The Noble Rot Book: Wine From Another Galaxy by Dan Keeling and Mark Andrew

“In the first issue of Noble Rot magazine we asked whether writing about wine was as futile as writing about music,” writes Dan Keeling in Wine from Another Galaxy, his new book with business partner Mark Andrew, “something Frank Zappa once likened to ‘dancing about architecture.’” (If Mr. Keeling can humbly make such an admission, surely I have to concede that writing about writing about wine is even more futile.) Named after the affectionate nickname for Botrytis cinerea, a fungus cultivated by producers of some sweet wines to concentrate a grape’s sugars on the vine, Noble Rot has become the U.K.’s nexus of new and old in the generally stuffy wine world.

Beginning life as a boutique quarterly first published in 2013, Keeling and Andrew’s project metamorphosed two years later with the opening of Noble Rot Restaurant & Wine Bar, in West London’s Bloomsbury district. (Noble Rot’s second space, in central London’s Soho, opened just weeks before the coronavirus pandemic began.)

While Keeling’s background is in the music business—he was responsible for signing Coldplay as head of A&R for Parlophone—Andrew’s path to Noble Rot was much more linear. The two met when an “under-pressure, overpaid 30-year-old” Keeling, then the managing director of Island Records on Kensington High Street, dropped into the boutique wine merchant Roberson next door, where Andrew worked as head buyer. Keeling asked Andrew whether he preferred drinking Sauvignon Blanc from the Loire Valley or New Zealand. “That’s like asking if I prefer kissing pretty girls or ugly girls,” Andrew responded. They became the sort of great friends who can’t help but start a magazine and restaurants together.

Noble Rot became the U.K.’s nexus of new and old in the generally stuffy wine world.

Noble Rot has blended an impressively eclectic collection of contributors in its 24 issues (with titles such as “Make Wine Not War” and “Sex & Drugs & Pinot Noir”), from star chefs such as Fergus Henderson and Yotam Ottolenghi to music’s secret wine snobs (Brian Eno, Beastie Boy Mike D).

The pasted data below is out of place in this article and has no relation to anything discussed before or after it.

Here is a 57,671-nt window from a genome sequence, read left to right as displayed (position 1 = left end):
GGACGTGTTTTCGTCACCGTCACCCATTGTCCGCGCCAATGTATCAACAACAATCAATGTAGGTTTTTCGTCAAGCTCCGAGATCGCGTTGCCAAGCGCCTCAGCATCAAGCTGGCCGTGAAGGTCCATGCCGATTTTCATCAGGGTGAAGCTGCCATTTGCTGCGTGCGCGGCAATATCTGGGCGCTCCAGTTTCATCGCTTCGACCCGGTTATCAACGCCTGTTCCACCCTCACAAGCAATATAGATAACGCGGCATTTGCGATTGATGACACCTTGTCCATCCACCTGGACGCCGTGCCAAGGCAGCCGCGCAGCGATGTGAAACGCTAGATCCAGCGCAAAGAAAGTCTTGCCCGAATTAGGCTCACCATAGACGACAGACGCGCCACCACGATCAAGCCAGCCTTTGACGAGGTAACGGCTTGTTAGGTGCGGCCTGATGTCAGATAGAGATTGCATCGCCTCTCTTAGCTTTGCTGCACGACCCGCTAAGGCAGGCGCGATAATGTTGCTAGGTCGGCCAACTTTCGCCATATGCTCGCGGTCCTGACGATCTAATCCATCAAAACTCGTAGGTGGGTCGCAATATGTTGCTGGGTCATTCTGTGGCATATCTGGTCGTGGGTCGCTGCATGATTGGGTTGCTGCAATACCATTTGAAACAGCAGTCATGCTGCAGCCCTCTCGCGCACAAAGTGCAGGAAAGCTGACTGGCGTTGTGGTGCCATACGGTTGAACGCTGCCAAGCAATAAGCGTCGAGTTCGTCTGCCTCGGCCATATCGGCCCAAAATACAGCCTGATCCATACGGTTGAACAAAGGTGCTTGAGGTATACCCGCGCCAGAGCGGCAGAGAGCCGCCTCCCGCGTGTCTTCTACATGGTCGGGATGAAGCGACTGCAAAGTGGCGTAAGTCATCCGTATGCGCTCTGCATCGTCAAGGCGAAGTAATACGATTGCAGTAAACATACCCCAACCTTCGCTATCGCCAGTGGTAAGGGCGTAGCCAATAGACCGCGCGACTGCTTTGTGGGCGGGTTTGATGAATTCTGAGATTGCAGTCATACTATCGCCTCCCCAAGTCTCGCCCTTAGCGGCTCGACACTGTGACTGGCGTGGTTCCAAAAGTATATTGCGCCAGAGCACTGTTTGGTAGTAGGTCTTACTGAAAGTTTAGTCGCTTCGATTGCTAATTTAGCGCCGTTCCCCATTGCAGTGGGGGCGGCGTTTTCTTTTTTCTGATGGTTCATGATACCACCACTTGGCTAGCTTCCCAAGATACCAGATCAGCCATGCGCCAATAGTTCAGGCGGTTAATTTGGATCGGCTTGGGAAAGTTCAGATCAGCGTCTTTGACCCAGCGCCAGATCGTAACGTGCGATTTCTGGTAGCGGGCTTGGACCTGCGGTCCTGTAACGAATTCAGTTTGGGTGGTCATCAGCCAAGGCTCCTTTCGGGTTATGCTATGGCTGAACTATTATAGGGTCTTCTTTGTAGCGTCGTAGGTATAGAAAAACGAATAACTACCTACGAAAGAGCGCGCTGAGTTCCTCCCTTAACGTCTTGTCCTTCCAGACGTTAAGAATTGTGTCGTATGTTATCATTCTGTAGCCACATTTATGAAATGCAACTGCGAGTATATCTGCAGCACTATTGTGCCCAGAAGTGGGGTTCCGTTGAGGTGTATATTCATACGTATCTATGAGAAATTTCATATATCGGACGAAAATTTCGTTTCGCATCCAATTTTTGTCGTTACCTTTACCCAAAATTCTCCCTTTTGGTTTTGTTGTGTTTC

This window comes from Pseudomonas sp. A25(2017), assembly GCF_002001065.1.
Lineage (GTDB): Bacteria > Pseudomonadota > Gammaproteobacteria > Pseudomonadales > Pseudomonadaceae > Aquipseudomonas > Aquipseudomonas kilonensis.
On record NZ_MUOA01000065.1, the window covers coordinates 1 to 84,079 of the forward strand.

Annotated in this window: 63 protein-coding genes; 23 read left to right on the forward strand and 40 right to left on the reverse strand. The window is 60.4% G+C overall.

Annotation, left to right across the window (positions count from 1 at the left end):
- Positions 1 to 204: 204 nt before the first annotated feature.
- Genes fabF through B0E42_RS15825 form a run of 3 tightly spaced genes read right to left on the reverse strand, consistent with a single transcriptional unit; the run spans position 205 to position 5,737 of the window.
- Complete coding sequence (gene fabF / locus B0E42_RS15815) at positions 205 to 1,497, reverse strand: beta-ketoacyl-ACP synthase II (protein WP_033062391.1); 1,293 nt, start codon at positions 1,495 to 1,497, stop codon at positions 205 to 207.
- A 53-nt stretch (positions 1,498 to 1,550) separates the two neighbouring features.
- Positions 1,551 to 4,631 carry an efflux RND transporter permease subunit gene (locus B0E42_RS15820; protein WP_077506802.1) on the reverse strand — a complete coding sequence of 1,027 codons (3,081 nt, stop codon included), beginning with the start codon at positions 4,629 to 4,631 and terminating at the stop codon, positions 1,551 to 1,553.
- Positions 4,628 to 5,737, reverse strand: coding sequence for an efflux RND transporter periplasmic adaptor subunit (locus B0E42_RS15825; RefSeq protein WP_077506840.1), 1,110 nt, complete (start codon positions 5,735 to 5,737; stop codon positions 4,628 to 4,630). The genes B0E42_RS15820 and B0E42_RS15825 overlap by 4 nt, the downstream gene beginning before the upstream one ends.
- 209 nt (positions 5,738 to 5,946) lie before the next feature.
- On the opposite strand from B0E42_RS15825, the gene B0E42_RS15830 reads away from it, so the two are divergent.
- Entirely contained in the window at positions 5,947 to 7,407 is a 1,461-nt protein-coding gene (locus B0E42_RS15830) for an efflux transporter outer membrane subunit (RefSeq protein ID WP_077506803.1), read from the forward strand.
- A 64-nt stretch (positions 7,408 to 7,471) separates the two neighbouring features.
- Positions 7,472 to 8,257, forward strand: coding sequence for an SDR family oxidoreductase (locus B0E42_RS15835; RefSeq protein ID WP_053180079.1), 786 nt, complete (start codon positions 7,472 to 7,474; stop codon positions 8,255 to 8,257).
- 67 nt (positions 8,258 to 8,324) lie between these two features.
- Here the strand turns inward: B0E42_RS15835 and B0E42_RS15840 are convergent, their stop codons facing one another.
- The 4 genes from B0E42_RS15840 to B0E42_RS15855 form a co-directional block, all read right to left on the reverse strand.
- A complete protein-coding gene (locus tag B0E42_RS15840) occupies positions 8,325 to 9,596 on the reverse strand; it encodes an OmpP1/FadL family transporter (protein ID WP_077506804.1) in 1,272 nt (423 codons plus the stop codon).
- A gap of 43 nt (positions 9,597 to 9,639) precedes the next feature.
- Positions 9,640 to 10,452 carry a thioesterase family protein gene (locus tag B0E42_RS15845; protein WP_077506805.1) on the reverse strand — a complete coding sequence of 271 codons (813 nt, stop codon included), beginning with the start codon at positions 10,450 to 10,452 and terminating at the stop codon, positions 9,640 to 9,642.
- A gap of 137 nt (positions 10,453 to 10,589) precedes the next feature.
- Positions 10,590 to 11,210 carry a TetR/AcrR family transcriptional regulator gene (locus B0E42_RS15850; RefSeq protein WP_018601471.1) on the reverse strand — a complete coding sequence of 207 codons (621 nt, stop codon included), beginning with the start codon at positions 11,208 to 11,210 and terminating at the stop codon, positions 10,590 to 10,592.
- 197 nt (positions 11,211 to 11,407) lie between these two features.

The content of Wine from Another Galaxy, the duo’s first book, doesn’t lean on being star-studded (though Noble Rot regular Keira Knightley lends a glowing blurb, as does wine-lover Nigella Lawson). The volume, which pairs handsome graphic design with illustrations and photographs, encompasses what is essentially two books.

Part one, “Shrine to the Vine,” is a miscellany—a Wine 101 of sorts, with chapters on “How to Judge Wine,” “How to Serve Wine,” and so on. These earnest attempts to educate border on being too jargony for novices and too unedifying for experts. Having a glass of wine in front of you while reading these primers is certainly recommended. Toward the end there’s “The Restaurateurs’ Guide to Eating In,” which features four delicious-looking recipes—though one wishes there were more now that eating in is our only option.

When asked whether he preferred Sauvignon Blanc from the Loire Valley or New Zealand, Mark Andrew responded, “That’s like asking if I prefer kissing pretty girls or ugly girls.”

It’s worth the wait for part two. “Rotters’ Road Trip” is a terrifically engaging travelogue of most of the world’s significant wine regions, seasoned with great interviews with top producers, of both the young/natural and old/classical varietals. There are anecdotes of crashing the debauchery of La Paulée de Mersault in Burgundy—“the B.Y.O. bash to end all B.Y.O. bashes”—and quotes from entertainingly opinionated winemakers, such as Mâconnais’s Jean Marie Guffens: “I hate it when a young wine doesn’t taste good and people say that means it’ll improve. Do you think your children have to be stupid and ugly to grow into beautiful adults?”

While the more technical portions of the book might lose the interest of those who think wine is for drinking, not thinking, it’s in the meeting of the brilliant humans who somehow turn simple grape juice into “an eye-rolling, table-thumping, multi-dimensional, holy-mother-of-Christ-I-love-this experience,” as Keeling puts it, that this book avoids “dancing about architecture.”

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